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Last Updated: Tuesday, 29 June, 2004, 11:08 GMT 12:08 UK
Auditor General's Holyrood report
Scotland's auditor general, Robert Black, has produced a report into the management of the project to provide the new Scottish Parliament building.

In the report, Mr Black examines why the project has more than doubled in cost and been delayed by almost two years since his previous evaluation in September 2000.

His conclusions can be summarised as:

  • 1. The Holyrood project was an extremely difficult and complex building project. The estimated cost increased by 220m and slipped by 20 months in the four years since his last report. Mr Black said it was important to take account of the quality of the building, which seems likely to satisfy the high standards specified in 1998.

  • 2. The difficulties of delivering the Holyrood building using the 'construction management' method of procurement lie at the heart of the problems that arose. Mr Black said that this method means most of the risks stay with the client rather than transferring to the contractors.

    SLIPPAGE

  • 3. The main cause of the delay to the project was the production of detailed design variations and the late supply of information during the construction process.

  • 4. There were difficulties associated with the construction of a very complex, densely developed, unusual building against very tight deadlines. Both the architects and some trade contractors did not deliver on time some critical elements of the design work.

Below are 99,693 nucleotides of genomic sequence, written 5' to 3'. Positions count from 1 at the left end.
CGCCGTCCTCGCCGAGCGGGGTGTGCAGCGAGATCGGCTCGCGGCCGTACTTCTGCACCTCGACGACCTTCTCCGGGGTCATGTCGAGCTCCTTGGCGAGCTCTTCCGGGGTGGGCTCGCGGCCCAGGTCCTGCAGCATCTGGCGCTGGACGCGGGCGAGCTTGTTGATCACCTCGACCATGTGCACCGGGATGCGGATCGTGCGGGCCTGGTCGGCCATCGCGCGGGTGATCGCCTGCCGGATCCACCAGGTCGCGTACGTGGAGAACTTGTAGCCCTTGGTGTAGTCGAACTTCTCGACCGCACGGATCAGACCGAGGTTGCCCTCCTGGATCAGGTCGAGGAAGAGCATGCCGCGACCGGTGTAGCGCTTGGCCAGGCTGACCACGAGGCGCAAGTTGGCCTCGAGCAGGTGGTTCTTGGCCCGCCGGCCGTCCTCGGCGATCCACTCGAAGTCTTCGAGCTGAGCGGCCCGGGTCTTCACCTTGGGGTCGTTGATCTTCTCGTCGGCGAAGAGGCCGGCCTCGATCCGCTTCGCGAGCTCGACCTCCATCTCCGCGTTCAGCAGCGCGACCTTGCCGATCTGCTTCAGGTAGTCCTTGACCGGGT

• 5. Project management required a very demanding timetable for completion. The construction manager and project management should have recognised earlier that its targets were unlikely to be achieved.

  • 6. Project management should have done more to address the root causes of problems, which were adversely affecting the cost and programme. The construction manager repeatedly prepared construction programmes, which included assumptions and commitments by the design team and contractors that were subsequently not achieved.

    COST INCREASES

  • 7. The client did not significantly alter its requirements after the middle of 2000. The size and layout of the building were not materially altered. But the cost of realising this design escalated enormously.

  • 8. The main reasons for construction cost increases after 2000 were design development and delay in the construction process.

  • 9. Detailed development of the approved design added 80m to construction costs. For this project, design development became a process of costing a developing design rather than developing the design within a cost limit.

  • 10. Because many of the works packages were let when there was uncertainly about the work involved, it was difficult to achieve good competition and deliver value for money. This restricted price competition led to much more negotiation with the contractors than was desirable.

  • 11. The decisions to award contracts with a large degree of uncertainty were the result of the client's programme requirements. By awarding contracts for work with uncertain scope and design the client was in a weak position to resist subsequent claims from contractors for extra time-related costs. In cases where the performance of trade contractors might not have been satisfactory there was little opportunity to attribute delays to these individual contractors because of delays occurring elsewhere in the overall programme.